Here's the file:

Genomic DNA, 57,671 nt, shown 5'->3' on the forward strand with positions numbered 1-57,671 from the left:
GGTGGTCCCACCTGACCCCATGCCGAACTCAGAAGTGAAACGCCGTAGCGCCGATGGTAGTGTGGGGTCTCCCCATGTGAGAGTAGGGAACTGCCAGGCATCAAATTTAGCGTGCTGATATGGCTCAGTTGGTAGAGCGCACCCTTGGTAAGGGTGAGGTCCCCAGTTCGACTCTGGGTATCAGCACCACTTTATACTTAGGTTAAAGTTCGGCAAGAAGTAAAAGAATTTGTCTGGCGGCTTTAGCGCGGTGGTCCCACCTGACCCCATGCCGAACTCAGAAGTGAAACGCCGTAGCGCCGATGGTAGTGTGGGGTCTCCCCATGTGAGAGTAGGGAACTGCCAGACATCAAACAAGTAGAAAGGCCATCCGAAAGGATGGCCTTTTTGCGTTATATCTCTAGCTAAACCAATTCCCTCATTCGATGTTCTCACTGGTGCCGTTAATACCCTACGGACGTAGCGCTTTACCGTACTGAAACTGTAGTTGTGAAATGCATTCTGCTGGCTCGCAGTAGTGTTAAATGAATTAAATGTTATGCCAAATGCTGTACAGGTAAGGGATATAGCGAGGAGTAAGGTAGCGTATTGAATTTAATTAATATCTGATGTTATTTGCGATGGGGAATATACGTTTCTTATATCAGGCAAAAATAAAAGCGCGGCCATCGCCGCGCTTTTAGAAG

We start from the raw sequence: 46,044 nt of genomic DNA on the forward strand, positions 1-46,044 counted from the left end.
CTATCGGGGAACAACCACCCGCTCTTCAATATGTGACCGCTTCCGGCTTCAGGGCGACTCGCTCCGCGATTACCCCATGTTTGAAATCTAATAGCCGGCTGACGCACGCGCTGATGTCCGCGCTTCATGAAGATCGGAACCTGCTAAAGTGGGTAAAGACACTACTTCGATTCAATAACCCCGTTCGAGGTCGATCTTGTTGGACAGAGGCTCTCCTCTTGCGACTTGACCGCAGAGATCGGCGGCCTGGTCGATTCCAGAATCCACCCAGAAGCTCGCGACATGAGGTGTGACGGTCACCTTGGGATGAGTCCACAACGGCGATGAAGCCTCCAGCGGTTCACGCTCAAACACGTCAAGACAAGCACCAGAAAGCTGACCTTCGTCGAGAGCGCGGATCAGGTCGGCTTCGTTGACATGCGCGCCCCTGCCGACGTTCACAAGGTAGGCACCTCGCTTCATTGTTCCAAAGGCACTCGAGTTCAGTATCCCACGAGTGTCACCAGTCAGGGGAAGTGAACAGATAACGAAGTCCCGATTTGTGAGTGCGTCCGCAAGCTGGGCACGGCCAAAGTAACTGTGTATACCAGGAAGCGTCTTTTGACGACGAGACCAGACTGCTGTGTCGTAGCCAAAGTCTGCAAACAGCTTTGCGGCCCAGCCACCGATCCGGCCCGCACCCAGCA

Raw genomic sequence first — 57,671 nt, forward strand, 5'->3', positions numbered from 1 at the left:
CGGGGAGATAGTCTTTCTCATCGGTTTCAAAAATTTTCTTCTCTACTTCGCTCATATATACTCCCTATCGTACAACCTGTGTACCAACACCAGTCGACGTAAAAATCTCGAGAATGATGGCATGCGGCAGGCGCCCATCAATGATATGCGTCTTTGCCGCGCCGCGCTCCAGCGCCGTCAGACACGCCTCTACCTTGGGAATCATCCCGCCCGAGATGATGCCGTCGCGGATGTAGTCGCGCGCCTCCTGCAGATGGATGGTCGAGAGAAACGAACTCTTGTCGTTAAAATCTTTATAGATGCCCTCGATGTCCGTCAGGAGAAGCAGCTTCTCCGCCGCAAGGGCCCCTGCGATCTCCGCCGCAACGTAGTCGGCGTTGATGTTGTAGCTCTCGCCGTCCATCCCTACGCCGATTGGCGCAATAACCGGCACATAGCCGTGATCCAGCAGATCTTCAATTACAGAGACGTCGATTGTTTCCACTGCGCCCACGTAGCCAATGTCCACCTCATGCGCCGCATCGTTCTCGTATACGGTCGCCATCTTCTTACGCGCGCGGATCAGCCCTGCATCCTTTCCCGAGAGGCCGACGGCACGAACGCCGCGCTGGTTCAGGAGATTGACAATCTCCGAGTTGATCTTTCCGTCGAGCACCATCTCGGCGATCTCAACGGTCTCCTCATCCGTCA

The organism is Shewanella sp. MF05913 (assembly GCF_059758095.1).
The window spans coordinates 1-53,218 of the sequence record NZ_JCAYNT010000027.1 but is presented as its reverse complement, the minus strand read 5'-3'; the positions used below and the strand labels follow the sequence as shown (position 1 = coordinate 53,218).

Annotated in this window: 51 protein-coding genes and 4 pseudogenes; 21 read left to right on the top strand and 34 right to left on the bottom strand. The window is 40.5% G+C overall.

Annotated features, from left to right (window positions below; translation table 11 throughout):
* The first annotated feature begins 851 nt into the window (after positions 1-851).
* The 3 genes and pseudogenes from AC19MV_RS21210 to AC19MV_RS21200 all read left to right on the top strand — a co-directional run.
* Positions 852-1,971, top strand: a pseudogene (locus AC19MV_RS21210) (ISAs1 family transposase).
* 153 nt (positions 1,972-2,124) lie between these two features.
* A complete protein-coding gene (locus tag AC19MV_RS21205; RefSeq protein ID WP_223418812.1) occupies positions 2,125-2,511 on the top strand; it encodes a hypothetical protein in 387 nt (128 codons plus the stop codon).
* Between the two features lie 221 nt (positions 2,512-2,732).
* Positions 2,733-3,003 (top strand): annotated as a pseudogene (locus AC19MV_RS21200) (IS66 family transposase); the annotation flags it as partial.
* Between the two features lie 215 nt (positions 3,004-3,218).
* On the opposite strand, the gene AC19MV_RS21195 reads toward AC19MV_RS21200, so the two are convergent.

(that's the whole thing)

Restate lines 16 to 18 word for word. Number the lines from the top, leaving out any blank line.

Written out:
* Between the two features lie 221 nt (positions 2,512-2,732).
* Positions 2,733-3,003 (top strand): annotated as a pseudogene (locus AC19MV_RS21200) (IS66 family transposase); the annotation flags it as partial.
* Between the two features lie 215 nt (positions 3,004-3,218).